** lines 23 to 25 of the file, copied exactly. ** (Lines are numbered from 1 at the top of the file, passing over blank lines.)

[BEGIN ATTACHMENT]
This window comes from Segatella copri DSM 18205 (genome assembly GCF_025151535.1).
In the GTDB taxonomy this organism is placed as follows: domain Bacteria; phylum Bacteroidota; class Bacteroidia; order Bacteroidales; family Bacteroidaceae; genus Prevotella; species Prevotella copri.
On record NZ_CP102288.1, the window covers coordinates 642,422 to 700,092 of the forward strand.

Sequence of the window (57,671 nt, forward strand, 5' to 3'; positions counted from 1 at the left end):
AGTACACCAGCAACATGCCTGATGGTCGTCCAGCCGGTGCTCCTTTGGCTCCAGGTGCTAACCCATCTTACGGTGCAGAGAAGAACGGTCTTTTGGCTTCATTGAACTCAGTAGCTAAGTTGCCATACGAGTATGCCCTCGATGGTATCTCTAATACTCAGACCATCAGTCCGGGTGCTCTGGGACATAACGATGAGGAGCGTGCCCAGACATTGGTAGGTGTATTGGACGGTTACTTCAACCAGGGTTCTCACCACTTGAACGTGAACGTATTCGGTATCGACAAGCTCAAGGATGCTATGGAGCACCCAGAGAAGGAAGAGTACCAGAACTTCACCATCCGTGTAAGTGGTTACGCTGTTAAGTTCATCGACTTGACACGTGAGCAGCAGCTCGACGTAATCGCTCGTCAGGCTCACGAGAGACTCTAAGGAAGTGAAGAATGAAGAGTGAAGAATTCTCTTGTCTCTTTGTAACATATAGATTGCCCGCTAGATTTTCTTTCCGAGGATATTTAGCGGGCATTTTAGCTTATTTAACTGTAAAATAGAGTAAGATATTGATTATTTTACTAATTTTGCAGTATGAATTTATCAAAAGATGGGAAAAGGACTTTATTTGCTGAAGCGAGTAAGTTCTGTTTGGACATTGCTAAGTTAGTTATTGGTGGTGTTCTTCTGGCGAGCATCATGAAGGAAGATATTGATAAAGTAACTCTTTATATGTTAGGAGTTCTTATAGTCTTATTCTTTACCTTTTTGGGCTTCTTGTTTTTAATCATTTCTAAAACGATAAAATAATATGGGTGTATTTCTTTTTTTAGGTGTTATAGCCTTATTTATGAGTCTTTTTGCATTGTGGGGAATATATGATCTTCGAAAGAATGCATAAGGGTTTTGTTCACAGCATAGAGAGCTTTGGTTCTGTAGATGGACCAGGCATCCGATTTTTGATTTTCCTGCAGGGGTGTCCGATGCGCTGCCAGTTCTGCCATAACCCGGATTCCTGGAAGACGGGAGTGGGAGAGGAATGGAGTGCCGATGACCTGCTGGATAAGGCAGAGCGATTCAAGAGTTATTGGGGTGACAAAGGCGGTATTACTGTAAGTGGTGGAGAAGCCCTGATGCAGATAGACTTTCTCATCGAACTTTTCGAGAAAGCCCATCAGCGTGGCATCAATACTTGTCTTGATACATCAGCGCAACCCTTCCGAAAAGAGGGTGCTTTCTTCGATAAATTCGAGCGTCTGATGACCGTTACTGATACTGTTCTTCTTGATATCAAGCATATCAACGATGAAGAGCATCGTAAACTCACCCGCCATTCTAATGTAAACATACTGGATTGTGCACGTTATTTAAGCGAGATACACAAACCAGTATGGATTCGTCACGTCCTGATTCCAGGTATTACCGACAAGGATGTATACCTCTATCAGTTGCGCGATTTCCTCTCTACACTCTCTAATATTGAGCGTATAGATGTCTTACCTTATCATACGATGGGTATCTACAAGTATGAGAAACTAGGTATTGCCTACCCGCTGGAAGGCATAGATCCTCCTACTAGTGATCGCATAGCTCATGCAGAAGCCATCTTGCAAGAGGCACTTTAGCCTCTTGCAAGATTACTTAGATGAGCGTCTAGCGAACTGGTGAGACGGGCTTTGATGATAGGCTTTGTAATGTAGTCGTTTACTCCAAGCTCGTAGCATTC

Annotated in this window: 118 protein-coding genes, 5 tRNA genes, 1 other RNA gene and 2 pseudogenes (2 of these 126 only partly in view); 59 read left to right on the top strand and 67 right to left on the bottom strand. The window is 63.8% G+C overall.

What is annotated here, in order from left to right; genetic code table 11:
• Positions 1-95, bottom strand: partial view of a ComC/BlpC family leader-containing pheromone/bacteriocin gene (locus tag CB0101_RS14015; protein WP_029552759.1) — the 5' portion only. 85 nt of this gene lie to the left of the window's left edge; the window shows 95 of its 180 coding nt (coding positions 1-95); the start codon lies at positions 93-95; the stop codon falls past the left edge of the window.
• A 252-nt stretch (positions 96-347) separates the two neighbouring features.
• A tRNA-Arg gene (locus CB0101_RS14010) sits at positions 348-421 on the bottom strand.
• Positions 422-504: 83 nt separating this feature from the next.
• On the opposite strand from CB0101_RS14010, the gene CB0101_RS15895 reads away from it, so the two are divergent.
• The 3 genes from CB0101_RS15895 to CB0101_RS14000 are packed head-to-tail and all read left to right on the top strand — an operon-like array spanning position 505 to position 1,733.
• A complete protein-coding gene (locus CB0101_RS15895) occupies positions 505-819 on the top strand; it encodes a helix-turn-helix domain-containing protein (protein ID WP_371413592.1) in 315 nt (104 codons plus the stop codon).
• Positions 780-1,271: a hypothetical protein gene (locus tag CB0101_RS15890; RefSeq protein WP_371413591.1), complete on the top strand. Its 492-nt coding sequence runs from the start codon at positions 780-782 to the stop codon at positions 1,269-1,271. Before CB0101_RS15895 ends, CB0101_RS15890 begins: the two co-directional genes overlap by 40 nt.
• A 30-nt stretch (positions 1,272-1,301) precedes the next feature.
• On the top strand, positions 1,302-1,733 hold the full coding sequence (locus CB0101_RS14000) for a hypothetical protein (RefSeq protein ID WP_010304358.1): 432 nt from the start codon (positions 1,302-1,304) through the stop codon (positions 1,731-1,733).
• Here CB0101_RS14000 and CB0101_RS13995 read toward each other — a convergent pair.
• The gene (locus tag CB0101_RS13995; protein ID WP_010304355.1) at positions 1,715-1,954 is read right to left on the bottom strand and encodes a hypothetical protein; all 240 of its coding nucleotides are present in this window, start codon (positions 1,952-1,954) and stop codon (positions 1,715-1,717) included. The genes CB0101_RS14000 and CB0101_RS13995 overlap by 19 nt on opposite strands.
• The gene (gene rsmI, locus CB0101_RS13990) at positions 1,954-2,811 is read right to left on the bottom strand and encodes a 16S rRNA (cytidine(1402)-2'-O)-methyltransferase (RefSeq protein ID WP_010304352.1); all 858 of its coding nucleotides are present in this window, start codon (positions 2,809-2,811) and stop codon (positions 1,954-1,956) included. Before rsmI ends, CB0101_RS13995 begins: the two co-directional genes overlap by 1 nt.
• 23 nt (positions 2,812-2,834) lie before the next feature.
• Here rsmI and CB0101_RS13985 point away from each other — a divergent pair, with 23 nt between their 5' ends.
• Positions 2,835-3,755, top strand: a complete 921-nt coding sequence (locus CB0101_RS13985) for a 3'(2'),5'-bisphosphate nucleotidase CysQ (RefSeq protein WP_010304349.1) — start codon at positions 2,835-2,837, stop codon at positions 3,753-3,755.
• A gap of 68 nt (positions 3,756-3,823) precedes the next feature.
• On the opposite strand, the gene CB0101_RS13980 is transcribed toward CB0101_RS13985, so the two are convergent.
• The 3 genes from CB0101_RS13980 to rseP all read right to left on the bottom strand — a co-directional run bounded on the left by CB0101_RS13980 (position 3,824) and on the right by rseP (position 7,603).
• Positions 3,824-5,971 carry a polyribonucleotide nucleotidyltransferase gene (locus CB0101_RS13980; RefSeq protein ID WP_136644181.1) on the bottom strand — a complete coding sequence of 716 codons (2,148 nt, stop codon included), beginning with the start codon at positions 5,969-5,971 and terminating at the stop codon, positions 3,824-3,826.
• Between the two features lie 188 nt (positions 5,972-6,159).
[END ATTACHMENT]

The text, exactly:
• Positions 2,835-3,755, top strand: a complete 921-nt coding sequence (locus CB0101_RS13985) for a 3'(2'),5'-bisphosphate nucleotidase CysQ (RefSeq protein WP_010304349.1) — start codon at positions 2,835-2,837, stop codon at positions 3,753-3,755.
• A gap of 68 nt (positions 3,756-3,823) precedes the next feature.
• On the opposite strand, the gene CB0101_RS13980 is transcribed toward CB0101_RS13985, so the two are convergent.